Suzanne caught the zombie flu whilst she was walking on Kangaroo Island, and so I took Kayla and Maleko on yesterday’s afternoon walk. We walked along the Heysen Trail to Kings Beach, along the edge of the beach, over the top of Kings Head, and dropped down to a rocky outcrop at the base at the eastern end of the Newland Head cliffs.
It was a spring day: sunny, with no cloud cover and little wind. I was wanting to avoid the hot, dry blustery north-westerly wind that was on its way.
quartz, Newland Head cliffs
I haven’t been to this spot for ages. The last time I was there to photograph was several years ago, and I wanted to familiarise myself with the location. The last time I’d been there was in the early morning during the winter when the rocky outcrop was buffeted with wild waves, south westerly winds and passing showers.
It was much calmer yesterday as we walked around the site , but the rocks were very slippery underfoot. Not that it worried the four legged standard poodles. I remembered how I’d lost my footing the last time I was here, and tumbled over onto the rocks whilst trying to stop my Rolleiflex SL66 from falling onto the granite.
The stormy weather has gone.
In its place are cool southerly winds, blue skies, calmer seas and lots of bright sunshine. The winter grasses are drying out, grass seeds are attaching themselves to the coats of the poodles as we walk along the cliff top path, and I have itchy eyes and a running nose from my allergies to grass seeds.
Mornings like this are now a memory:
waves, Depp’s Beach
Early morning scenes like this are momentary. They are there one minute gone the next. The light is constantly changing, as are the waves.They are impossible to photograph with a medium or large format camera on a tripod.
With Suzanne is away enjoying her walks and the wild flowers in the south west of Kangaroo Island I am taking the opportunity of walking Kayla and Maleko in both the morning and evening to start to return to some of old haunts along the coast that I haven’t visited for a couple of years. Have things changed along the coast? Do I see the rocks and sea differently now?
Yesterday we walked along the coastal cliff top path to Kings Beach. Instead of going along the beach and around to Kings Head, or over to the base of the Newland Cliffs, we made our way back along the coastal rocks in the direction of Rosetta Head.
lichen near Kings Beach
It is not possible to walk all the way along the coastal rocks from Kings Beach to Rosetta Head, even when the weather is fine and the tide is low.
Suzanne has gone off to walk the Wilderness Trail on Kangaroo Island. She will be away for most of this week with her bush walking group.
While she is away Kayla, Maleko and I will have some fun, playing with light and shadows:
shadows, Rosetta Head
And I’ll try and do some local photography, start planning another Mallee Routes photo trip, read more about photobook making, continue to edit the essays for the Bowden Archives book and start getting the Adelaide Photography 1970-2000 book (with Moon Arrow Press) off the ground.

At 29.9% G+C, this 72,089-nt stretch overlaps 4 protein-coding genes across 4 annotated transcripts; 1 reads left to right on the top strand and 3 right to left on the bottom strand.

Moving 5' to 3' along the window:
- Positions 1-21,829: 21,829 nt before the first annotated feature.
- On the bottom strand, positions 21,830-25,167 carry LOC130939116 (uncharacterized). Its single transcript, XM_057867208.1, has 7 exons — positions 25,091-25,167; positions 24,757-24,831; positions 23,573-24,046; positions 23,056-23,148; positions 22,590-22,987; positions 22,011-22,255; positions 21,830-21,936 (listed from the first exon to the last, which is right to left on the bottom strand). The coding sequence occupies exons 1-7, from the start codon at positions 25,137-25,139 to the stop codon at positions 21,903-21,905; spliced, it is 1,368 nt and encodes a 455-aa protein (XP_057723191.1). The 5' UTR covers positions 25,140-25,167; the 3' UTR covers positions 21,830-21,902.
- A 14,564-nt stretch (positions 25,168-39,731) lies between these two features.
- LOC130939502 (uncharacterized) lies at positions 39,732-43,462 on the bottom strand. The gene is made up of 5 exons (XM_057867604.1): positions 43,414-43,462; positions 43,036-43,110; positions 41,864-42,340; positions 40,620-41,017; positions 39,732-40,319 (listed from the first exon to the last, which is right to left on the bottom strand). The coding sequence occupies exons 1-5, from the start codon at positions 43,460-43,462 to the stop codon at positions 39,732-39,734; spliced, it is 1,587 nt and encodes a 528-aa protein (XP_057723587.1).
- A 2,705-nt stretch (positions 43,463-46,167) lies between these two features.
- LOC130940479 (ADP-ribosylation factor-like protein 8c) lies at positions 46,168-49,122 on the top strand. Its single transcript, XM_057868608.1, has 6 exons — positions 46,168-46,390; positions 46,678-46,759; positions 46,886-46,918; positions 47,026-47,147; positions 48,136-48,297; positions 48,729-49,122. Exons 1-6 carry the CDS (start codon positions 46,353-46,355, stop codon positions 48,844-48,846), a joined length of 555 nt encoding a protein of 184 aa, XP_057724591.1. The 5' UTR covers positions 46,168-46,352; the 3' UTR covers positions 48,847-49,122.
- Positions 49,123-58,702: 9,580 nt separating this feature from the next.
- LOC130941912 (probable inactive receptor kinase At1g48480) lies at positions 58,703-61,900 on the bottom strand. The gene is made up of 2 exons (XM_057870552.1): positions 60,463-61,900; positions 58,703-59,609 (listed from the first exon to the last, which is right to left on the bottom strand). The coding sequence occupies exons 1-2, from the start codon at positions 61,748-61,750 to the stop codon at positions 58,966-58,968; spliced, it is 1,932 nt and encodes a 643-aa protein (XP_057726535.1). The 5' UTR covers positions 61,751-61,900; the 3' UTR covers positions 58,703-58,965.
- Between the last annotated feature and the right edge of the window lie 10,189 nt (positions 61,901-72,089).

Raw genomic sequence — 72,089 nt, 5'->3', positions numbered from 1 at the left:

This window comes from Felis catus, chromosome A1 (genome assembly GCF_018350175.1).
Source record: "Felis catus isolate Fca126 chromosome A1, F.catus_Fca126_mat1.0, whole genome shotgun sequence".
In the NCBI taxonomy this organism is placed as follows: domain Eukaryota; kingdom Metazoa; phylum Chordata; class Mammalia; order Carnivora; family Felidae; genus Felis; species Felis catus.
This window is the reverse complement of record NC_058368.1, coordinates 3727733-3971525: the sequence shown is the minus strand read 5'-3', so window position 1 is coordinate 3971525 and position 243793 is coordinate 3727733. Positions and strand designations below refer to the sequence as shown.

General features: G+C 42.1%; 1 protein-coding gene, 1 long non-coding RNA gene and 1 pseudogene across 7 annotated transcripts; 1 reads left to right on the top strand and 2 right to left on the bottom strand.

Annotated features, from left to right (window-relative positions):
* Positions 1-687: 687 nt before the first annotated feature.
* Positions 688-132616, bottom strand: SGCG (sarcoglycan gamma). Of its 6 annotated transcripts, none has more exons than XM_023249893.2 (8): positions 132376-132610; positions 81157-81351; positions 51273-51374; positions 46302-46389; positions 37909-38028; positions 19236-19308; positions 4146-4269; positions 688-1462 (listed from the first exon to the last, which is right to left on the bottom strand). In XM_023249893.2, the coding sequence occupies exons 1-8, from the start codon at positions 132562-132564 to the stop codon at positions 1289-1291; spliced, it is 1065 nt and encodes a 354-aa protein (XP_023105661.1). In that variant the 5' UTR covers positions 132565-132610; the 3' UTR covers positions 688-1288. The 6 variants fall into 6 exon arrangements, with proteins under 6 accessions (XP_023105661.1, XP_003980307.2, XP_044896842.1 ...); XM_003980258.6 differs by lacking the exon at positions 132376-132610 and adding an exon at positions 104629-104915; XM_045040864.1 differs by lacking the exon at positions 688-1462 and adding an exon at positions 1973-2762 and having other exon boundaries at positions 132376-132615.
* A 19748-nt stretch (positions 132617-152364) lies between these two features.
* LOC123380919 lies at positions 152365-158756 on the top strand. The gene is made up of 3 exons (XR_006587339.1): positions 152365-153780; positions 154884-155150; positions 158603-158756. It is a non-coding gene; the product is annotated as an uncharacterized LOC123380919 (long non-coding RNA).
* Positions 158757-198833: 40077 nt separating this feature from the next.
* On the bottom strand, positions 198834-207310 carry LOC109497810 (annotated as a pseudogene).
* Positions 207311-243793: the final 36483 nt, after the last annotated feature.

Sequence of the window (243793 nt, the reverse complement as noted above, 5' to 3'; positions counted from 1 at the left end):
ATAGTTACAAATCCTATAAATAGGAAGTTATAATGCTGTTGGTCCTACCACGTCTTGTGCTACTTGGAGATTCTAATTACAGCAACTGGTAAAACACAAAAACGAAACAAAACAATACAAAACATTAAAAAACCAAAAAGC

Suzanne returned home to Encounter Bay late today after finishing walking the Heysen Trail. It was a 3 year commitment. A major achievement. She is home for 3 days then she is off on Saturday to walk the new Kangaroo Island Wilderness Trail for several days.
Whilst she was away I have been working on this photobook project: selecting images from the archives of the digital photos that I have made on the various coastal poodle walks over the last 4 years. I noted that the photos improved in the latter years.
I guess I was becoming more confident in the type of photos that I wanted to make–details of the coastal landscape. During that time I had lots of nagging doubts about the nature of the Fleurieuscapes project, and where I wanted it to go.
seaweed+quartz still life
My initial selection produced around 150 photos.So there is going to have to be a big cull. Or a volume 2. The next step after the cull is to have Atkins Photo Lab make 6×4 prints of the images and then sort them into a sequence. Once that is done I can then put them into a notebook with blank pages and ring binding to give me a dummy book which I can show people.
We had to put Ari down this afternoon.
He was suffering from paralysed nerves in his larynx which made breathing for him very difficult. He overheated at the dog groomers yesterday, collapsed with a panic attack, and had to be rushed to the Mt Barker Veterinary Clinic to be sedated.
Today he could barely walk up our drive. He was very weak and he could not balance on the tiles in the laundry–his back legs just slide underneath him and he would lie spreadeagled on the floor unable to get up. He was a month shy of being 16 years old. He lived a full life with lots of walks.
This is one of the last photos that I took of Ari. It was in autumn in 2017 on an early morning poodlewalk along Encounter Bay. The photo is from this session in March:
Ari, Encounter Bay
I didn’t take any more after this.
Recently we had a couple of fine days between the winter rains and the stormy conditions. I’d recovered enough from the flu to be able to take advantage of the fine weather to go exploring with Kayla and Maleko along the coastal rocks between Petrel Cove and Kings Head on the southern Fleurieu Peninsula. This was on the late afternoon walk and I was well enough to take my digital camera to take some snaps and even to do a few scoping studies.
One such snap:
Kayla + Maleko
This abstract is an example of what I was scoping for my film cameras when I had more strength.